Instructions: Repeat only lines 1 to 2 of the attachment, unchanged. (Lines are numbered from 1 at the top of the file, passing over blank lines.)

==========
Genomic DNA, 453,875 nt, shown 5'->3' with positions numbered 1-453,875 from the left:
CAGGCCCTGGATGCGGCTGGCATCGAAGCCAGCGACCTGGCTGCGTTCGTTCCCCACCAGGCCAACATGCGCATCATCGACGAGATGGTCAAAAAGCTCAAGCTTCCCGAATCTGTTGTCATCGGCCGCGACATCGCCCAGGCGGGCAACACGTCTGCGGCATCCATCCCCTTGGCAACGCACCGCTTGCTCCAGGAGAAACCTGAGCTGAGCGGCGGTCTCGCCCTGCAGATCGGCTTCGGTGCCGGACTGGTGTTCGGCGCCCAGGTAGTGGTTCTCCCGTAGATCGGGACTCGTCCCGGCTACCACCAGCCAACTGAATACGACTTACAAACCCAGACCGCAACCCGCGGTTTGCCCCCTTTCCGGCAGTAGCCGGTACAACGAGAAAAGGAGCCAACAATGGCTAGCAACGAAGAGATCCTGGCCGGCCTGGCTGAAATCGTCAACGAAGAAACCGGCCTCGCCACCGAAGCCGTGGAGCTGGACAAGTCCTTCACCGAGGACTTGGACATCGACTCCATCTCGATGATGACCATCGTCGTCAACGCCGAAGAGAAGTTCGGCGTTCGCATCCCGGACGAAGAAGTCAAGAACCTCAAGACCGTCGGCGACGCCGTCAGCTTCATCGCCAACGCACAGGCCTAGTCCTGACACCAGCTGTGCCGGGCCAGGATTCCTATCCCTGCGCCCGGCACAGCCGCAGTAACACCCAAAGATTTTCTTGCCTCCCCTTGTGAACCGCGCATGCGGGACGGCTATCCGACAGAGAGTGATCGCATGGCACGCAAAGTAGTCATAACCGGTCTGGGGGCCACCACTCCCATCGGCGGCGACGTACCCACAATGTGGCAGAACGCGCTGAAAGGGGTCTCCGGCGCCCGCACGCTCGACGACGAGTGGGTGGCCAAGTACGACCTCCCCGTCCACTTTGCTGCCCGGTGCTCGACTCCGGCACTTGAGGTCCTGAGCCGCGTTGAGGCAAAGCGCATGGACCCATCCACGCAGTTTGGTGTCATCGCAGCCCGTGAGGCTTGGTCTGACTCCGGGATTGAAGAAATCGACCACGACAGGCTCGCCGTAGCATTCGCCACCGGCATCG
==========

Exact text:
Genomic DNA, 453,875 nt, shown 5'->3' with positions numbered 1-453,875 from the left:
CAGGCCCTGGATGCGGCTGGCATCGAAGCCAGCGACCTGGCTGCGTTCGTTCCCCACCAGGCCAACATGCGCATCATCGACGAGATGGTCAAAAAGCTCAAGCTTCCCGAATCTGTTGTCATCGGCCGCGACATCGCCCAGGCGGGCAACACGTCTGCGGCATCCATCCCCTTGGCAACGCACCGCTTGCTCCAGGAGAAACCTGAGCTGAGCGGCGGTCTCGCCCTGCAGATCGGCTTCGGTGCCGGACTGGTGTTCGGCGCCCAGGTAGTGGTTCTCCCGTAGATCGGGACTCGTCCCGGCTACCACCAGCCAACTGAATACGACTTACAAACCCAGACCGCAACCCGCGGTTTGCCCCCTTTCCGGCAGTAGCCGGTACAACGAGAAAAGGAGCCAACAATGGCTAGCAACGAAGAGATCCTGGCCGGCCTGGCTGAAATCGTCAACGAAGAAACCGGCCTCGCCACCGAAGCCGTGGAGCTGGACAAGTCCTTCACCGAGGACTTGGACATCGACTCCATCTCGATGATGACCATCGTCGTCAACGCCGAAGAGAAGTTCGGCGTTCGCATCCCGGACGAAGAAGTCAAGAACCTCAAGACCGTCGGCGACGCCGTCAGCTTCATCGCCAACGCACAGGCCTAGTCCTGACACCAGCTGTGCCGGGCCAGGATTCCTATCCCTGCGCCCGGCACAGCCGCAGTAACACCCAAAGATTTTCTTGCCTCCCCTTGTGAACCGCGCATGCGGGACGGCTATCCGACAGAGAGTGATCGCATGGCACGCAAAGTAGTCATAACCGGTCTGGGGGCCACCACTCCCATCGGCGGCGACGTACCCACAATGTGGCAGAACGCGCTGAAAGGGGTCTCCGGCGCCCGCACGCTCGACGACGAGTGGGTGGCCAAGTACGACCTCCCCGTCCACTTTGCTGCCCGGTGCTCGACTCCGGCACTTGAGGTCCTGAGCCGCGTTGAGGCAAAGCGCATGGACCCATCCACGCAGTTTGGTGTCATCGCAGCCCGTGAGGCTTGGTCTGACTCCGGGATTGAAGAAATCGACCACGACAGGCTCGCCGTAGCATTCGCCACCGGCATCG